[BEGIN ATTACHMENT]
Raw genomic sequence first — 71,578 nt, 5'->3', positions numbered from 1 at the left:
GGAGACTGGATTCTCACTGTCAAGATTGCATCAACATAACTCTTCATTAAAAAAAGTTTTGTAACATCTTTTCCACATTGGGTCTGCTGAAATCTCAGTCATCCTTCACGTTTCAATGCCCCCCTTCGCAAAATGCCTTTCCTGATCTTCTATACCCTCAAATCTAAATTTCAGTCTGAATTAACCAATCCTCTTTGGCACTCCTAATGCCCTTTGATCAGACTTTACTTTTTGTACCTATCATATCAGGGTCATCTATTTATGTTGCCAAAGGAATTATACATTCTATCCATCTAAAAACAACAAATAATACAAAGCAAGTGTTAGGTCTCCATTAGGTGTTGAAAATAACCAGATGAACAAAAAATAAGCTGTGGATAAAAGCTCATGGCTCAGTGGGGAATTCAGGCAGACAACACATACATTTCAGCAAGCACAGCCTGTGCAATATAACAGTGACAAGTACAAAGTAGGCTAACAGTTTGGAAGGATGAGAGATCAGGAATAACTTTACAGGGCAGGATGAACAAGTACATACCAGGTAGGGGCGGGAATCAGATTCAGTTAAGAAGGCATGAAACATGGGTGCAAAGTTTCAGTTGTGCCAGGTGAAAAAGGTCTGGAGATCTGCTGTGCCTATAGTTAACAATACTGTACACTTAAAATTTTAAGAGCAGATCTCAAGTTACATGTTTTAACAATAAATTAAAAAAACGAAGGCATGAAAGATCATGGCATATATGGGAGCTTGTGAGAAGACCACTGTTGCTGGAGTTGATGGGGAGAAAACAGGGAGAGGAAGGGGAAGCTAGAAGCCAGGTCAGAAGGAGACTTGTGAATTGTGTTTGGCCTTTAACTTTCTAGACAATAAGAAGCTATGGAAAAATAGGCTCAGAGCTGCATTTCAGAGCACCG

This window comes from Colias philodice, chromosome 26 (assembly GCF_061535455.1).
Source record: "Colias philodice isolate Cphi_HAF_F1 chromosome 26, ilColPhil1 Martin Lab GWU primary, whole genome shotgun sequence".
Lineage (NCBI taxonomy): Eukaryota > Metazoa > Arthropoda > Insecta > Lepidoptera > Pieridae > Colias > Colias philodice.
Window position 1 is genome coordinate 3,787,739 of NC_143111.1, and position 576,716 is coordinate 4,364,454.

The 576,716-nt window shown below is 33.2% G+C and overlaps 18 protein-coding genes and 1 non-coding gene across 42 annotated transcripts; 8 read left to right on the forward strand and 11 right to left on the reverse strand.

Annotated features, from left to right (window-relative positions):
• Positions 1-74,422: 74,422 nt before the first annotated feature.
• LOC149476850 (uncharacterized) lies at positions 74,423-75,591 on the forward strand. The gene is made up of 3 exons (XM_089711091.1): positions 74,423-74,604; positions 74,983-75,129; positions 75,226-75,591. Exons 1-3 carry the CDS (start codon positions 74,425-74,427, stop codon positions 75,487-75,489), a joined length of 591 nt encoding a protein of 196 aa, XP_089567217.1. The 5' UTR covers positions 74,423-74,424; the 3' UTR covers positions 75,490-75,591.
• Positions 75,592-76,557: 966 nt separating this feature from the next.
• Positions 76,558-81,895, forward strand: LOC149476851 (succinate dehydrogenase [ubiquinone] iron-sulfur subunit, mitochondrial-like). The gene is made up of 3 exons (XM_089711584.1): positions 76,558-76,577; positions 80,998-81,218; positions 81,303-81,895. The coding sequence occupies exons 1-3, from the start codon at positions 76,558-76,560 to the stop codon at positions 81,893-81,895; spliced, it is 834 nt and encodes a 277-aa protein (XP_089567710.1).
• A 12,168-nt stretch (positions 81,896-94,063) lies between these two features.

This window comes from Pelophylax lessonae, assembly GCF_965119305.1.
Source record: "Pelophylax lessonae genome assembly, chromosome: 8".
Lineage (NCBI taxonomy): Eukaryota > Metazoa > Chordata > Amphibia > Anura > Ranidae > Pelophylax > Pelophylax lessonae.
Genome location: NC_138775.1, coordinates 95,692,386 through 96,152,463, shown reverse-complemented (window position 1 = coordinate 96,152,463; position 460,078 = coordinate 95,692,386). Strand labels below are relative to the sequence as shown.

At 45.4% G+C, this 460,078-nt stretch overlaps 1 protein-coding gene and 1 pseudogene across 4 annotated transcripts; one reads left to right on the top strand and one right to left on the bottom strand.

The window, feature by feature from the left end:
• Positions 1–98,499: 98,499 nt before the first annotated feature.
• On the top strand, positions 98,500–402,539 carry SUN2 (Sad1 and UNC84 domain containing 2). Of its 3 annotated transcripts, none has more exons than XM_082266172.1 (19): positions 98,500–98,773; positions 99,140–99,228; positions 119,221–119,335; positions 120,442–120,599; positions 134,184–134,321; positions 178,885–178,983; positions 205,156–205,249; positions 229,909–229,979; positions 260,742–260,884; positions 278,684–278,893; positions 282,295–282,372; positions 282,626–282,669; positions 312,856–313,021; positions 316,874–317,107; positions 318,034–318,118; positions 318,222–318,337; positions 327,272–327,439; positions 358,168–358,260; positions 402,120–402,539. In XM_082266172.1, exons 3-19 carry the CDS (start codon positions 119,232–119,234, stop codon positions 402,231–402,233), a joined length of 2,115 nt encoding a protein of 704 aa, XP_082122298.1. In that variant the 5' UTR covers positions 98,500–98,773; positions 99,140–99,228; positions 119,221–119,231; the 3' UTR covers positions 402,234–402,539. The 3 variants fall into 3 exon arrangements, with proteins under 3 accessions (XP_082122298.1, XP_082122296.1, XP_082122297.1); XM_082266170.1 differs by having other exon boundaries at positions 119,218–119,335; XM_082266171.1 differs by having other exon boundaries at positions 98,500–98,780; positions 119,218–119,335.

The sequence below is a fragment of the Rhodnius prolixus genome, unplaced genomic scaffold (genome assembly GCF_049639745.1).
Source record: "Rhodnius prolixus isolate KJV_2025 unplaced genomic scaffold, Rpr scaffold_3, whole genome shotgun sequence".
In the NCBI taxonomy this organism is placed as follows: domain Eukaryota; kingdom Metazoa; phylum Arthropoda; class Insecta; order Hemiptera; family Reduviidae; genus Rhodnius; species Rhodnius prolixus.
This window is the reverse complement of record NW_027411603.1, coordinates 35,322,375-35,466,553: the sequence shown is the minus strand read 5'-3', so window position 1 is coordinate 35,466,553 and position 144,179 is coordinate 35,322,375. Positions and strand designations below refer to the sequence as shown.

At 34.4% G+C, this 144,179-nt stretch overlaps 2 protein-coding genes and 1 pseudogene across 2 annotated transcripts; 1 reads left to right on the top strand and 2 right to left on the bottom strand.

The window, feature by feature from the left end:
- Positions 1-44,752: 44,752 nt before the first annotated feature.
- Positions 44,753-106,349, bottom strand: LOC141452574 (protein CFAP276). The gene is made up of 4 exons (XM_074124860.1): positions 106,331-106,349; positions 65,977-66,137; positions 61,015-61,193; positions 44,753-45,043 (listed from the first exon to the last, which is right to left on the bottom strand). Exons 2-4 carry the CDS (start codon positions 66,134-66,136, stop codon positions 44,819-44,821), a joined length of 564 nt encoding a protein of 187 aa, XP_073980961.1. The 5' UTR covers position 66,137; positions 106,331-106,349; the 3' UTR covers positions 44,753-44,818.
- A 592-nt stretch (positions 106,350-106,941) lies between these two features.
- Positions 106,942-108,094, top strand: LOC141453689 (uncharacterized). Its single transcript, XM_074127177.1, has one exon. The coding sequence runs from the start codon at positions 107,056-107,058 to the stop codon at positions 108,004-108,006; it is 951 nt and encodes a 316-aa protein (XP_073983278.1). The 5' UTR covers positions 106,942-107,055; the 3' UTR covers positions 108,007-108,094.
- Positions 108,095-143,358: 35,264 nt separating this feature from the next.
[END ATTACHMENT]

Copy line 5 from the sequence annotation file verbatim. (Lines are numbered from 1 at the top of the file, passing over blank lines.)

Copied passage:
Lineage (NCBI taxonomy): Eukaryota > Metazoa > Arthropoda > Insecta > Lepidoptera > Pieridae > Colias > Colias philodice.